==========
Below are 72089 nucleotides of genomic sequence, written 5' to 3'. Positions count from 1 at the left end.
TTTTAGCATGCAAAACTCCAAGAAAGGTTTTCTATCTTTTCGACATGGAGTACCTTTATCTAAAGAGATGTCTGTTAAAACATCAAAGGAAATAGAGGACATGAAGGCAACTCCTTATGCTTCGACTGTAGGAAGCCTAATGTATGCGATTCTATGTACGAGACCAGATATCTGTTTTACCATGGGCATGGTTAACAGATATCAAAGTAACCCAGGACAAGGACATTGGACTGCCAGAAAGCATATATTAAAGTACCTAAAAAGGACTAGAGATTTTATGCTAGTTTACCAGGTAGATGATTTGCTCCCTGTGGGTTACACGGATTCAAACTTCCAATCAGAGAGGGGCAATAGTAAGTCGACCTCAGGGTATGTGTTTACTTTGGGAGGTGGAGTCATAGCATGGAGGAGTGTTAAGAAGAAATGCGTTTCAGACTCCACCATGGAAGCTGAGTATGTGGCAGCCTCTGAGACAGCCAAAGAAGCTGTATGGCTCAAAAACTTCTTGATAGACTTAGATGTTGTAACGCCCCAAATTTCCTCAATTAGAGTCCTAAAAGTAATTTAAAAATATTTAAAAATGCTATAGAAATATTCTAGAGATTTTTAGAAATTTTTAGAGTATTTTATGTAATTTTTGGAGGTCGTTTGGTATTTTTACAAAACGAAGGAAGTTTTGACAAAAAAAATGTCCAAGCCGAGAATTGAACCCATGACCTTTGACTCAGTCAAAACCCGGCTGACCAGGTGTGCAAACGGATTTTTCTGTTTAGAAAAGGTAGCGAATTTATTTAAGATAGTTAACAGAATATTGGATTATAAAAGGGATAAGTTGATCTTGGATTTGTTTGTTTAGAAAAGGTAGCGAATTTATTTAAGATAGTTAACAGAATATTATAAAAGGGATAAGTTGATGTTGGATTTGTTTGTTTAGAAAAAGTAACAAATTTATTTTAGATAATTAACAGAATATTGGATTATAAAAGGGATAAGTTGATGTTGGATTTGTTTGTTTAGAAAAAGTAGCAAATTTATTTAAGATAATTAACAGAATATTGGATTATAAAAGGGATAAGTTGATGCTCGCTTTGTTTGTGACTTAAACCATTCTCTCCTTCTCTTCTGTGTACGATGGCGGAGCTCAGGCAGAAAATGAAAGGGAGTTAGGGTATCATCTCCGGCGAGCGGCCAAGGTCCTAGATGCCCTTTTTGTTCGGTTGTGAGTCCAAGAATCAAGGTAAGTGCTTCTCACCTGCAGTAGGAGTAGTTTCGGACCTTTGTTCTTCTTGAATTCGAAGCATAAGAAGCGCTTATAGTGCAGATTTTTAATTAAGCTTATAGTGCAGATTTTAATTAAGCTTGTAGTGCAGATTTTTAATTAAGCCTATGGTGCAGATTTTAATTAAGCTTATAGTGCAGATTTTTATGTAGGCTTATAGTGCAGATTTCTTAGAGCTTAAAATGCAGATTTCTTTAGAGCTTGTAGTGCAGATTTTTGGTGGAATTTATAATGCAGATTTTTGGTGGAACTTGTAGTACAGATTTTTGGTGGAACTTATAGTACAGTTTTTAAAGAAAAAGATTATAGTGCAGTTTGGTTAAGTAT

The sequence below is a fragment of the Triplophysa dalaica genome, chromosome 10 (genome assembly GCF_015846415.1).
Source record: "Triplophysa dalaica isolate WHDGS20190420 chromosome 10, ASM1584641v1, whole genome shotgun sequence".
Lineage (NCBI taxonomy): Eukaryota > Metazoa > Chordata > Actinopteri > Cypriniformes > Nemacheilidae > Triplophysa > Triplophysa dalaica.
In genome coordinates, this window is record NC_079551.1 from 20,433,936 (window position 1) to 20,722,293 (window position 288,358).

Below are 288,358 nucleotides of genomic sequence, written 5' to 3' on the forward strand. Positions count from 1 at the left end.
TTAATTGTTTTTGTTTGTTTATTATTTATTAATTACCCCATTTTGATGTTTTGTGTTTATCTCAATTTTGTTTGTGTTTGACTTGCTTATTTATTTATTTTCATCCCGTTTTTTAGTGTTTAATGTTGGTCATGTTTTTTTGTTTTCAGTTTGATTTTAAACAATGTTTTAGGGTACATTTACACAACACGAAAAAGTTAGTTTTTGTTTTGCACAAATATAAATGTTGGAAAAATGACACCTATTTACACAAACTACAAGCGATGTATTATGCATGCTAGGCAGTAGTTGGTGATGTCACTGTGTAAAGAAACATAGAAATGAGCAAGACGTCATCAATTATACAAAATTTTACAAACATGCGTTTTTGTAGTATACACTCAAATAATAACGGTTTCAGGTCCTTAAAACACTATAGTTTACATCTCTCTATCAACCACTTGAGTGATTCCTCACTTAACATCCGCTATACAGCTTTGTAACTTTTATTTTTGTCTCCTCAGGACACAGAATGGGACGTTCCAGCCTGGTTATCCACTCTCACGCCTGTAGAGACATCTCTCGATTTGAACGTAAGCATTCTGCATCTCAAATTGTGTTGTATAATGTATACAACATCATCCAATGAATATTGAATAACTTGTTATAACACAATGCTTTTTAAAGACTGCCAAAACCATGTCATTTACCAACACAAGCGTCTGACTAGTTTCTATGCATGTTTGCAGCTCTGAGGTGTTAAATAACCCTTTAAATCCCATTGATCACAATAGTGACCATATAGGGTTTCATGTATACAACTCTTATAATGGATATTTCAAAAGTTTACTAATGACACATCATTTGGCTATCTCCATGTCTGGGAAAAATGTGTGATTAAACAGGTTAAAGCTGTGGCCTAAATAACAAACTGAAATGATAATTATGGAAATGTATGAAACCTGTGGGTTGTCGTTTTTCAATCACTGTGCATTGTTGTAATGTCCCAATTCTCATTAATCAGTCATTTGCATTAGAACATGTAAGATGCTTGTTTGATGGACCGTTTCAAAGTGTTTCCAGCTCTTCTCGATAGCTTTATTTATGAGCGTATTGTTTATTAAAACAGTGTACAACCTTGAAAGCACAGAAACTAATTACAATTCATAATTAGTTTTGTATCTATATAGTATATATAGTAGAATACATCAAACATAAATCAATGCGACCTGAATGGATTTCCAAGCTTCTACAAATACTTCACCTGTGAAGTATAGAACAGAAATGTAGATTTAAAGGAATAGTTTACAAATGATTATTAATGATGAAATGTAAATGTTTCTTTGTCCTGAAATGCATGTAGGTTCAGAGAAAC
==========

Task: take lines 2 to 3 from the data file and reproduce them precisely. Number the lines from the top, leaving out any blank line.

TTTTAGCATGCAAAACTCCAAGAAAGGTTTTCTATCTTTTCGACATGGAGTACCTTTATCTAAAGAGATGTCTGTTAAAACATCAAAGGAAATAGAGGACATGAAGGCAACTCCTTATGCTTCGACTGTAGGAAGCCTAATGTATGCGATTCTATGTACGAGACCAGATATCTGTTTTACCATGGGCATGGTTAACAGATATCAAAGTAACCCAGGACAAGGACATTGGACTGCCAGAAAGCATATATTAAAGTACCTAAAAAGGACTAGAGATTTTATGCTAGTTTACCAGGTAGATGATTTGCTCCCTGTGGGTTACACGGATTCAAACTTCCAATCAGAGAGGGGCAATAGTAAGTCGACCTCAGGGTATGTGTTTACTTTGGGAGGTGGAGTCATAGCATGGAGGAGTGTTAAGAAGAAATGCGTTTCAGACTCCACCATGGAAGCTGAGTATGTGGCAGCCTCTGAGACAGCCAAAGAAGCTGTATGGCTCAAAAACTTCTTGATAGACTTAGATGTTGTAACGCCCCAAATTTCCTCAATTAGAGTCCTAAAAGTAATTTAAAAATATTTAAAAATGCTATAGAAATATTCTAGAGATTTTTAGAAATTTTTAGAGTATTTTATGTAATTTTTGGAGGTCGTTTGGTATTTTTACAAAACGAAGGAAGTTTTGACAAAAAAAATGTCCAAGCCGAGAATTGAACCCATGACCTTTGACTCAGTCAAAACCCGGCTGACCAGGTGTGCAAACGGATTTTTCTGTTTAGAAAAGGTAGCGAATTTATTTAAGATAGTTAACAGAATATTGGATTATAAAAGGGATAAGTTGATCTTGGATTTGTTTGTTTAGAAAAGGTAGCGAATTTATTTAAGATAGTTAACAGAATATTATAAAAGGGATAAGTTGATGTTGGATTTGTTTGTTTAGAAAAAGTAACAAATTTATTTTAGATAATTAACAGAATATTGGATTATAAAAGGGATAAGTTGATGTTGGATTTGTTTGTTTAGAAAAAGTAGCAAATTTATTTAAGATAATTAACAGAATATTGGATTATAAAAGGGATAAGTTGATGCTCGCTTTGTTTGTGACTTAAACCATTCTCTCCTTCTCTTCTGTGTACGATGGCGGAGCTCAGGCAGAAAATGAAAGGGAGTTAGGGTATCATCTCCGGCGAGCGGCCAAGGTCCTAGATGCCCTTTTTGTTCGGTTGTGAGTCCAAGAATCAAGGTAAGTGCTTCTCACCTGCAGTAGGAGTAGTTTCGGACCTTTGTTCTTCTTGAATTCGAAGCATAAGAAGCGCTTATAGTGCAGATTTTTAATTAAGCTTATAGTGCAGATTTTAATTAAGCTTGTAGTGCAGATTTTTAATTAAGCCTATGGTGCAGATTTTAATTAAGCTTATAGTGCAGATTTTTATGTAGGCTTATAGTGCAGATTTCTTAGAGCTTAAAATGCAGATTTCTTTAGAGCTTGTAGTGCAGATTTTTGGTGGAATTTATAATGCAGATTTTTGGTGGAACTTGTAGTACAGATTTTTGGTGGAACTTATAGTACAGTTTTTAAAGAAAAAGATTATAGTGCAGTTTGGTTAAGTAT

The sequence below is a fragment of the Triplophysa dalaica genome, chromosome 10 (genome assembly GCF_015846415.1).